This is perhaps the most interesting time to live here since the Germans marched down Champs-Elyéee and the future of the city as hurled into doubt. But whatever her ails may be right now, the city comes out of hiding when she feels playful or reminiscent.

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Paris

Heritage and Height Limits: A Parisian Problem

A city of tradition, revolution, and reaction, Paris has managed to be both charmingly old world while simultaneously extremely progressive and forward thinking. Paris proper, the twenty arrondissements encircled by the périphérique hasn’t undergone a major change since Hausmann and Napolean III set to work making the city what it is today. They widened boulevards and streets and redid architecture down to minute details like the newstands. Since then the city has been loathe to change.

When the era of skyscrapers can and massively changed cities like New York City and London, Paris relegated them to a suburb, La Défense. The business district of Paris actually exists outside the city itself. The center retained extremely strict height limits and historically important buildings were more or mess untouchable. The Eiffel Tower being a very rare exception that was built to celebrate 200 years of revolution. However, several buildings and structures have gotten through these limits. And they are almost amways greeted with hatred.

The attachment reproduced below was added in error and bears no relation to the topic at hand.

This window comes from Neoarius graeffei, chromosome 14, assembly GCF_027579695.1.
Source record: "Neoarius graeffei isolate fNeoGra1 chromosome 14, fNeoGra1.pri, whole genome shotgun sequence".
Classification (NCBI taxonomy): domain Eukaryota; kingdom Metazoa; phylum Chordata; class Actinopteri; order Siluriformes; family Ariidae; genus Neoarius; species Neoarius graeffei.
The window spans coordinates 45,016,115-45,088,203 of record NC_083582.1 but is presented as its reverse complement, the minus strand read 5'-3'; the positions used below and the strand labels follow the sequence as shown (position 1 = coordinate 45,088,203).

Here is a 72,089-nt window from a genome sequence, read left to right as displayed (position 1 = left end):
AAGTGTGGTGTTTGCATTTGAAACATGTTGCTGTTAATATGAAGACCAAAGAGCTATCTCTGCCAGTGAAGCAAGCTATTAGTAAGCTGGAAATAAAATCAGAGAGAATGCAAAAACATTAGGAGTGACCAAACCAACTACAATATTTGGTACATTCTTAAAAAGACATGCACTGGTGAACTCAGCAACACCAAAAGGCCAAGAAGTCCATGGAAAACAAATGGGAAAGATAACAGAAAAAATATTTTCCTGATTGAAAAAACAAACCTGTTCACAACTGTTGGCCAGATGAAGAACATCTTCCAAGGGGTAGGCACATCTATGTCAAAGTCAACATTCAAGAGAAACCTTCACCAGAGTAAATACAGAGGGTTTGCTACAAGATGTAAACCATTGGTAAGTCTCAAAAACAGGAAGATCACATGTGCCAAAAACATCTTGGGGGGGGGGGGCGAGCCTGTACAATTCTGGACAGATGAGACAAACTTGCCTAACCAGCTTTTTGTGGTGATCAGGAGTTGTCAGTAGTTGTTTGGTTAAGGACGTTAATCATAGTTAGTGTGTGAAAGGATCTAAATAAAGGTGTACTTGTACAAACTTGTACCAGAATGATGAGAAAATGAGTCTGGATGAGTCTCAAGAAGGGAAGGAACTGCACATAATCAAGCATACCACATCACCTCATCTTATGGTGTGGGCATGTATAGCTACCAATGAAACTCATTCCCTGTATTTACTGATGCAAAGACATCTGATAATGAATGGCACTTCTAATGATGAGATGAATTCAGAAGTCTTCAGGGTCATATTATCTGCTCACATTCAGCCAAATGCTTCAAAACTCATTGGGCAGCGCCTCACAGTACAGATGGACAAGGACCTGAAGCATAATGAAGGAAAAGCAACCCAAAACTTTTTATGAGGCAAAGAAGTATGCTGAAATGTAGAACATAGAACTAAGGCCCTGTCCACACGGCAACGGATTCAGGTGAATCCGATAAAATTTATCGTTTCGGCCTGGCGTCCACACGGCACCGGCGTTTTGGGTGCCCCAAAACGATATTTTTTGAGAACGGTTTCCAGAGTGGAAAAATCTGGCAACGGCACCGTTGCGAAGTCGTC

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Tour Montparnasse

The most notable is the uniformly detested Tour Montparnasse. Easily the second most prominent building in the skyline of Paris (after the Eiffel Tower). This uninspired black mark on the city inspired even stricter restrictions after it’s construction. Other monstrosities have made it through, with slightly less opprobrium than Tour Montparnasse: Centre Pompidou and the Louvre Pyramid.

After Tour Montparnasse the city had a kind of ‘never again’ moment and imposed even stricter height limits on the city. However, this is changing again under mayor Anne Hidalgo. Since views of the city are so expensive and sought after (the city alone contains 30% of the real estate value in France), developers really want to build things that are over the old height restrictions so that owners can have beautiful views of the city (before it fills with other buildings full of people seeking similar views… then suddenly the city is as ugly as London). Mayor Hidalgo recently got the City Council to lift height limits to over 500 feet and to approve a building called Tour Triangle. Described as ‘having a dialog with the city,’ a polite way of saying ‘it is glaring different and will not fit in at all.’

Paris is not the most visited city in the world because people want to see garish modern architecture. They could see that in any major city. People come to Paris to see what major cities of Europe used to be like before the World Wars destroyed most of them (Paris was spared by being declared an open city).

There has been quite an outcry against this move and the building has yet to be built. But does the city really need another Tour Montparnasse to know that it should be more careful and selective?